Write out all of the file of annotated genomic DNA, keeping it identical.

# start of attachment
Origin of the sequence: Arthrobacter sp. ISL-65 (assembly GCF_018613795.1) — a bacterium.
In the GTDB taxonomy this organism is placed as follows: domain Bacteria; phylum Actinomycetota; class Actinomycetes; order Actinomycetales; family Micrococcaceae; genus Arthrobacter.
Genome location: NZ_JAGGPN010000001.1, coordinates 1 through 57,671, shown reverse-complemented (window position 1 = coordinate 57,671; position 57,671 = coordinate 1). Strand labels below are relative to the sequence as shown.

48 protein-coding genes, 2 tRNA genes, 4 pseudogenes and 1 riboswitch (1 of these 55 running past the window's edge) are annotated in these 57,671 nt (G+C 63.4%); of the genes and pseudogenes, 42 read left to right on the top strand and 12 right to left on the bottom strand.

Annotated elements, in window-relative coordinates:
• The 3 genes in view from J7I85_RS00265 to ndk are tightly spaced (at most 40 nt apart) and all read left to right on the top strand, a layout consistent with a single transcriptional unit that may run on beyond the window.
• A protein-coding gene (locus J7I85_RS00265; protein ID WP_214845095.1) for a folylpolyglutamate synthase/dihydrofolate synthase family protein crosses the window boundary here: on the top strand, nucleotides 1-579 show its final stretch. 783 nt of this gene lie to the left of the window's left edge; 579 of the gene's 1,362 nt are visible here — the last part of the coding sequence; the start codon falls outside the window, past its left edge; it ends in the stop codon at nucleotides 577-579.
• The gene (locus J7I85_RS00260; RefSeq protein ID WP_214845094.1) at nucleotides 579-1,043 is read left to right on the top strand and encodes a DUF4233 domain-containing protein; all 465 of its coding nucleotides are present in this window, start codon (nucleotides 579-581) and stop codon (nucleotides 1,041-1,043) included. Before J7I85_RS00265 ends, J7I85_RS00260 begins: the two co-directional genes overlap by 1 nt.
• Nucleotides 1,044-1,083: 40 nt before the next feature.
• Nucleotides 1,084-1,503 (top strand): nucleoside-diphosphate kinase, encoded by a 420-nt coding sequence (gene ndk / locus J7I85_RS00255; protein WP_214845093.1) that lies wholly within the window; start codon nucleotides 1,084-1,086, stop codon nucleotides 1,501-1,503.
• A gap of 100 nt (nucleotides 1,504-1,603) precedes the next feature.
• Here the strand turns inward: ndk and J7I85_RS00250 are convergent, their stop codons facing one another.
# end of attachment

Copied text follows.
Origin of the sequence: Arthrobacter sp. ISL-65 (assembly GCF_018613795.1) — a bacterium.
In the GTDB taxonomy this organism is placed as follows: domain Bacteria; phylum Actinomycetota; class Actinomycetes; order Actinomycetales; family Micrococcaceae; genus Arthrobacter.
Genome location: NZ_JAGGPN010000001.1, coordinates 1 through 57,671, shown reverse-complemented (window position 1 = coordinate 57,671; position 57,671 = coordinate 1). Strand labels below are relative to the sequence as shown.

48 protein-coding genes, 2 tRNA genes, 4 pseudogenes and 1 riboswitch (1 of these 55 running past the window's edge) are annotated in these 57,671 nt (G+C 63.4%); of the genes and pseudogenes, 42 read left to right on the top strand and 12 right to left on the bottom strand.

Annotated elements, in window-relative coordinates:
• The 3 genes in view from J7I85_RS00265 to ndk are tightly spaced (at most 40 nt apart) and all read left to right on the top strand, a layout consistent with a single transcriptional unit that may run on beyond the window.
• A protein-coding gene (locus J7I85_RS00265; protein ID WP_214845095.1) for a folylpolyglutamate synthase/dihydrofolate synthase family protein crosses the window boundary here: on the top strand, nucleotides 1-579 show its final stretch. 783 nt of this gene lie to the left of the window's left edge; 579 of the gene's 1,362 nt are visible here — the last part of the coding sequence; the start codon falls outside the window, past its left edge; it ends in the stop codon at nucleotides 577-579.
• The gene (locus J7I85_RS00260; RefSeq protein ID WP_214845094.1) at nucleotides 579-1,043 is read left to right on the top strand and encodes a DUF4233 domain-containing protein; all 465 of its coding nucleotides are present in this window, start codon (nucleotides 579-581) and stop codon (nucleotides 1,041-1,043) included. Before J7I85_RS00265 ends, J7I85_RS00260 begins: the two co-directional genes overlap by 1 nt.
• Nucleotides 1,044-1,083: 40 nt before the next feature.
• Nucleotides 1,084-1,503 (top strand): nucleoside-diphosphate kinase, encoded by a 420-nt coding sequence (gene ndk / locus J7I85_RS00255; protein WP_214845093.1) that lies wholly within the window; start codon nucleotides 1,084-1,086, stop codon nucleotides 1,501-1,503.
• A gap of 100 nt (nucleotides 1,504-1,603) precedes the next feature.
• Here the strand turns inward: ndk and J7I85_RS00250 are convergent, their stop codons facing one another.